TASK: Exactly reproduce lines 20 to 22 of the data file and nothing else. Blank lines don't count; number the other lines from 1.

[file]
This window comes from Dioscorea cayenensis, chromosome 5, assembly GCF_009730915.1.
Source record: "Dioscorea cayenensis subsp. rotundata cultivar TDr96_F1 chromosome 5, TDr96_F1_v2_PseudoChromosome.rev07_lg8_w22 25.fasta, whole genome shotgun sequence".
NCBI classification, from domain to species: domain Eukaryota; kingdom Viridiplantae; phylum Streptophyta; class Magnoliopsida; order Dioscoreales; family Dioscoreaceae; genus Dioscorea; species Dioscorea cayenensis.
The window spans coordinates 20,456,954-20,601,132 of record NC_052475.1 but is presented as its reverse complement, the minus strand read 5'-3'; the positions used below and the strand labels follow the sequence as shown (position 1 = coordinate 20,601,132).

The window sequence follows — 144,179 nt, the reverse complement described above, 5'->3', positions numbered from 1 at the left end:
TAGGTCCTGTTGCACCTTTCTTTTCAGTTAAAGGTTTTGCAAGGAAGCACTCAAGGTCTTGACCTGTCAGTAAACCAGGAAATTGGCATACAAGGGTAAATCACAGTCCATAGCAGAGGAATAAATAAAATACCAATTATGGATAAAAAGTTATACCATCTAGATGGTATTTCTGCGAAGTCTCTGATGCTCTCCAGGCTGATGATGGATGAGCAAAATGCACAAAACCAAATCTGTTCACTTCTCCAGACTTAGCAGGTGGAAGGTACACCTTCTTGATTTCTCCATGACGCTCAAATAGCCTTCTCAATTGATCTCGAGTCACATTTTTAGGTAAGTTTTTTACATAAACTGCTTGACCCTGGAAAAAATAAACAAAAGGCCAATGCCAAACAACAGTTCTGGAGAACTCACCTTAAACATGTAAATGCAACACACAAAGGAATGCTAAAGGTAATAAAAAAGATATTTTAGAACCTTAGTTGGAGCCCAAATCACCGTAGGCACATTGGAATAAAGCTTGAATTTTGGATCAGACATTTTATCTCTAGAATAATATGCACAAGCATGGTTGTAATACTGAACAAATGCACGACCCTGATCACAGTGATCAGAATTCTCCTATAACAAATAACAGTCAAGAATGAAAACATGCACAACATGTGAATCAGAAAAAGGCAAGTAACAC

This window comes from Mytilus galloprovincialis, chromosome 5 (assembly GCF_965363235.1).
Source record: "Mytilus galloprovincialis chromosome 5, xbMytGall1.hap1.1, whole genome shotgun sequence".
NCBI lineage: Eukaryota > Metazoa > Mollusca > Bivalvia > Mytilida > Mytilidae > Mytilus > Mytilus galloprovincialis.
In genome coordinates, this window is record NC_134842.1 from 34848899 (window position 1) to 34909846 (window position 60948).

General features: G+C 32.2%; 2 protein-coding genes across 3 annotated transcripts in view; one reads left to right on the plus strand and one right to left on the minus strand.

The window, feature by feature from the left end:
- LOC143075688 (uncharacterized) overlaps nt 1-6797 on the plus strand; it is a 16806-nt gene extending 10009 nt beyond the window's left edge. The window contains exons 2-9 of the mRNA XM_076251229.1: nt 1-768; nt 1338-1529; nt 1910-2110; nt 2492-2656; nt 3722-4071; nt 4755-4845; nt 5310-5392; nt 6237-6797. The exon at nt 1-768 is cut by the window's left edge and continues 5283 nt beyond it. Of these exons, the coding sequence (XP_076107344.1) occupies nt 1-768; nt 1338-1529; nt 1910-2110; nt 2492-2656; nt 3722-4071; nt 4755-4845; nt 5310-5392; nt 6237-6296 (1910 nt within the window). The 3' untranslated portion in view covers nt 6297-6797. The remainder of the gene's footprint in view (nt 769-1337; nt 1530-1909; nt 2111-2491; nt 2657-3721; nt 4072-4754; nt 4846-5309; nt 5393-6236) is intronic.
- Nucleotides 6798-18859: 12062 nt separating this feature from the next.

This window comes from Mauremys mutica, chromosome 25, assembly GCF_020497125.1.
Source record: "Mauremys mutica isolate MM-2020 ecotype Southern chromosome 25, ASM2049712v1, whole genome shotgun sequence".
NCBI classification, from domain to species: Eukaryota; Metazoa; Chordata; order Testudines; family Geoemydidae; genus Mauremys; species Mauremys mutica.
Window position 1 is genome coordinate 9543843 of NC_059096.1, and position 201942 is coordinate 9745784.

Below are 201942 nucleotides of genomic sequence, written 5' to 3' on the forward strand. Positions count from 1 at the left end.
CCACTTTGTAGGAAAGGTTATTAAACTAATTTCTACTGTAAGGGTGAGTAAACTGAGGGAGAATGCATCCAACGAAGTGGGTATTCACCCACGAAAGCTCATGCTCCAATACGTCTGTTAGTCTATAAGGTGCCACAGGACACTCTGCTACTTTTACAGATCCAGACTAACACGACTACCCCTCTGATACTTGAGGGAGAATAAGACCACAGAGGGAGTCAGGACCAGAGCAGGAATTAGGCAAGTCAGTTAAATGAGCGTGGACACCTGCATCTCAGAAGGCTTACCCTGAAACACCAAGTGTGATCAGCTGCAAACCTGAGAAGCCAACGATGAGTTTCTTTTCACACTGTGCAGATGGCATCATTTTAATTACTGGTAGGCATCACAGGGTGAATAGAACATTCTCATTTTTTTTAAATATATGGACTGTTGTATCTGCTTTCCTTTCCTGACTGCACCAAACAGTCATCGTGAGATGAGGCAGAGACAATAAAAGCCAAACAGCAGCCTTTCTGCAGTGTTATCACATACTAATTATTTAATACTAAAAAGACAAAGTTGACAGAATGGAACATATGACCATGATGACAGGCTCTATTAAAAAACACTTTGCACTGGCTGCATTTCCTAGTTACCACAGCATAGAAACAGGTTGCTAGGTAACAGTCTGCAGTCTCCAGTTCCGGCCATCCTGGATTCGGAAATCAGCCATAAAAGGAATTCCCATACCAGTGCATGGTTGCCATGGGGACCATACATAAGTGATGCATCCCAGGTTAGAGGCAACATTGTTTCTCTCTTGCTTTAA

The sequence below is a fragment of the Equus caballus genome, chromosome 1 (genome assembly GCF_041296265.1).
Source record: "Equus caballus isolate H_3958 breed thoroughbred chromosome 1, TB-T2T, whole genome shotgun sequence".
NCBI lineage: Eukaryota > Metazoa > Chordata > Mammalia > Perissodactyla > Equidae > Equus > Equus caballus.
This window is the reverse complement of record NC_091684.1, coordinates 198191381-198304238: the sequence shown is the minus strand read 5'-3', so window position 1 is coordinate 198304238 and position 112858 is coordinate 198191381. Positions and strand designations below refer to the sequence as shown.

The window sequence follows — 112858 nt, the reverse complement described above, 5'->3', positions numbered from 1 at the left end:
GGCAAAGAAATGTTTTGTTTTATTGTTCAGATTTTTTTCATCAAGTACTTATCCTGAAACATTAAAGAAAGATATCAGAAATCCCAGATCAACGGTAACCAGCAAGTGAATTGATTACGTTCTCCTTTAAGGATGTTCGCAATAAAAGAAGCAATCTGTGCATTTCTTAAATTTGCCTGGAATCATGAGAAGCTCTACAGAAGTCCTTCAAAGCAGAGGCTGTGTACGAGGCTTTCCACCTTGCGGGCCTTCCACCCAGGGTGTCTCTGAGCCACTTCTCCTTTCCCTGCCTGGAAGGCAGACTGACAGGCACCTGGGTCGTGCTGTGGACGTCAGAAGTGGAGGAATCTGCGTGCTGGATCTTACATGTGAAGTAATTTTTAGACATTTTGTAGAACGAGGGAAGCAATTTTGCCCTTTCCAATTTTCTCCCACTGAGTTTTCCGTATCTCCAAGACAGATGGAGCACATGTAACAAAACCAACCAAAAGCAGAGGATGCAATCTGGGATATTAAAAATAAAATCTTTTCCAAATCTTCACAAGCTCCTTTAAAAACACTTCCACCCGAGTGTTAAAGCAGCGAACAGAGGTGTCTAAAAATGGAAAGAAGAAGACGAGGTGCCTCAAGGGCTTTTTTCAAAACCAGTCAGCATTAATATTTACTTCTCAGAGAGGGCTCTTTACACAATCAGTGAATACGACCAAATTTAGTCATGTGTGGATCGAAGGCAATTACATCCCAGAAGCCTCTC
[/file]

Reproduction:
CCACTTTGTAGGAAAGGTTATTAAACTAATTTCTACTGTAAGGGTGAGTAAACTGAGGGAGAATGCATCCAACGAAGTGGGTATTCACCCACGAAAGCTCATGCTCCAATACGTCTGTTAGTCTATAAGGTGCCACAGGACACTCTGCTACTTTTACAGATCCAGACTAACACGACTACCCCTCTGATACTTGAGGGAGAATAAGACCACAGAGGGAGTCAGGACCAGAGCAGGAATTAGGCAAGTCAGTTAAATGAGCGTGGACACCTGCATCTCAGAAGGCTTACCCTGAAACACCAAGTGTGATCAGCTGCAAACCTGAGAAGCCAACGATGAGTTTCTTTTCACACTGTGCAGATGGCATCATTTTAATTACTGGTAGGCATCACAGGGTGAATAGAACATTCTCATTTTTTTTAAATATATGGACTGTTGTATCTGCTTTCCTTTCCTGACTGCACCAAACAGTCATCGTGAGATGAGGCAGAGACAATAAAAGCCAAACAGCAGCCTTTCTGCAGTGTTATCACATACTAATTATTTAATACTAAAAAGACAAAGTTGACAGAATGGAACATATGACCATGATGACAGGCTCTATTAAAAAACACTTTGCACTGGCTGCATTTCCTAGTTACCACAGCATAGAAACAGGTTGCTAGGTAACAGTCTGCAGTCTCCAGTTCCGGCCATCCTGGATTCGGAAATCAGCCATAAAAGGAATTCCCATACCAGTGCATGGTTGCCATGGGGACCATACATAAGTGATGCATCCCAGGTTAGAGGCAACATTGTTTCTCTCTTGCTTTAA

The sequence below is a fragment of the Equus caballus genome, chromosome 1 (genome assembly GCF_041296265.1).
Source record: "Equus caballus isolate H_3958 breed thoroughbred chromosome 1, TB-T2T, whole genome shotgun sequence".